The Fatah project went ahead despite warnings from experts that it could not succeed because the underground terrain was shattered and unstable.
It continued chewing up astonishing amounts of cash when the predicted problems bogged the work down, with a contract that allowed crews to charge as much as $100,000 a day as they waited on standby.
The company in charge engaged in what some American officials saw as a self-serving attempt to limit communications with the government until all the money was gone.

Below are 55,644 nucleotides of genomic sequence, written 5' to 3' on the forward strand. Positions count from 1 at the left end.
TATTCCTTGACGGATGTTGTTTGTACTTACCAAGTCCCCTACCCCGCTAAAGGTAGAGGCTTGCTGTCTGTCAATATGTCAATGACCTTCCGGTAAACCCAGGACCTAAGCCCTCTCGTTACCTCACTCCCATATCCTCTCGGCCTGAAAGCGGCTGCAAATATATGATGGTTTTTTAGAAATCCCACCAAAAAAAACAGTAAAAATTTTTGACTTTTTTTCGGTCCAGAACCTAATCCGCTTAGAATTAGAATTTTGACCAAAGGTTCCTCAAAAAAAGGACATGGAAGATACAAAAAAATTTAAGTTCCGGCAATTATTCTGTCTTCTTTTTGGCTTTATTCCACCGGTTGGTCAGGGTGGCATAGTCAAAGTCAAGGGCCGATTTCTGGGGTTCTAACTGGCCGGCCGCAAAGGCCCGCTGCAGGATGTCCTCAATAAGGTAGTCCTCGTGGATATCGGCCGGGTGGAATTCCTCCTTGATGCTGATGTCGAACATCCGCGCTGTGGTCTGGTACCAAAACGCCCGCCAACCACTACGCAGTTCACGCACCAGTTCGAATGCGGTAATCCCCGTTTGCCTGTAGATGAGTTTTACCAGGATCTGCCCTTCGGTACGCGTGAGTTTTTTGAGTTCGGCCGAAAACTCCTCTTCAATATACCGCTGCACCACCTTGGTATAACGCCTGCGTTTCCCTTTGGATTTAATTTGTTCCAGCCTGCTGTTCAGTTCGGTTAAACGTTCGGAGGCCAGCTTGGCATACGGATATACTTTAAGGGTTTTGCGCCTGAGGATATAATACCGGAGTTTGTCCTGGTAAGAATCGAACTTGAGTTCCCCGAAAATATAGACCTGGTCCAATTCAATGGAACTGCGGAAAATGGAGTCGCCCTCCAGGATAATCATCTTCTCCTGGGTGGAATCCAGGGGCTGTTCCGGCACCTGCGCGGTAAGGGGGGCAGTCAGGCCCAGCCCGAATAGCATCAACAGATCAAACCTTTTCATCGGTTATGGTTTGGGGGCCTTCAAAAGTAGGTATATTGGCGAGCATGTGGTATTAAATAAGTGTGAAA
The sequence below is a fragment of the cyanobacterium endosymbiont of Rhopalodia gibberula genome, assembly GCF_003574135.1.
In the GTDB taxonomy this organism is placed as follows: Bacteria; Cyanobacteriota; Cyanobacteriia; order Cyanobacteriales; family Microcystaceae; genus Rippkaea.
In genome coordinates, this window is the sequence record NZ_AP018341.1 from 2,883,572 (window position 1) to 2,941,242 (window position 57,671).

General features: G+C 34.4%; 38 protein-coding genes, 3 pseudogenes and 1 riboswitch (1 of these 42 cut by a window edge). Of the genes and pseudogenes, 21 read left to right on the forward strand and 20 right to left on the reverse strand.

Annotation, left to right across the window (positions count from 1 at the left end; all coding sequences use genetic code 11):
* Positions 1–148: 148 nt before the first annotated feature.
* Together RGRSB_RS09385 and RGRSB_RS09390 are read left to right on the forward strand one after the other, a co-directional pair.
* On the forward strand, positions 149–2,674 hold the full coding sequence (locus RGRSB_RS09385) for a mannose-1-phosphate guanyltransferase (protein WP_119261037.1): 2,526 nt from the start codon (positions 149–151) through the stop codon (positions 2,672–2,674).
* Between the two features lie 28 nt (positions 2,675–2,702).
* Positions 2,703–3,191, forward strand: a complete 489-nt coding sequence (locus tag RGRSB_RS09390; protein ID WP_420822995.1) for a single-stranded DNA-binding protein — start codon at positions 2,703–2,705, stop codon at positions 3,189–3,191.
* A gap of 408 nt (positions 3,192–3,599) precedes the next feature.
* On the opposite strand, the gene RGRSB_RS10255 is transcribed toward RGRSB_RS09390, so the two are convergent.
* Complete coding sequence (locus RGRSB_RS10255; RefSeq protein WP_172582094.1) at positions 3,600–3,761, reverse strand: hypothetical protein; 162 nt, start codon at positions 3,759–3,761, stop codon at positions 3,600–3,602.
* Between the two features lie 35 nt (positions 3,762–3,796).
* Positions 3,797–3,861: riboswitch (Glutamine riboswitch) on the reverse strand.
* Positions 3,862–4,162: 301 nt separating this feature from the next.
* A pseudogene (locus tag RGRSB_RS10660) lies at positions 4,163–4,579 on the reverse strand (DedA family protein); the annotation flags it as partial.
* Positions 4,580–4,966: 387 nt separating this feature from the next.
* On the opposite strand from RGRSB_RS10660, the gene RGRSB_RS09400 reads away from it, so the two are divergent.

And until Mr. Sanders went to Al Fatah, the Army Corps of Engineers, which administered the project, allowed the show to go on for months, even as individual Corps officials said they repeatedly voiced doubts about its chances of success.
The Halliburton subsidiary, KBR, formerly Kellogg Brown & Root, had commissioned a geotechnical report that warned in August 2003 that it would be courting disaster to drill without extensive underground tests.
“No driller in his right mind would have gone ahead,” said Mr. Sanders, a geologist who came across the report when he arrived at the site.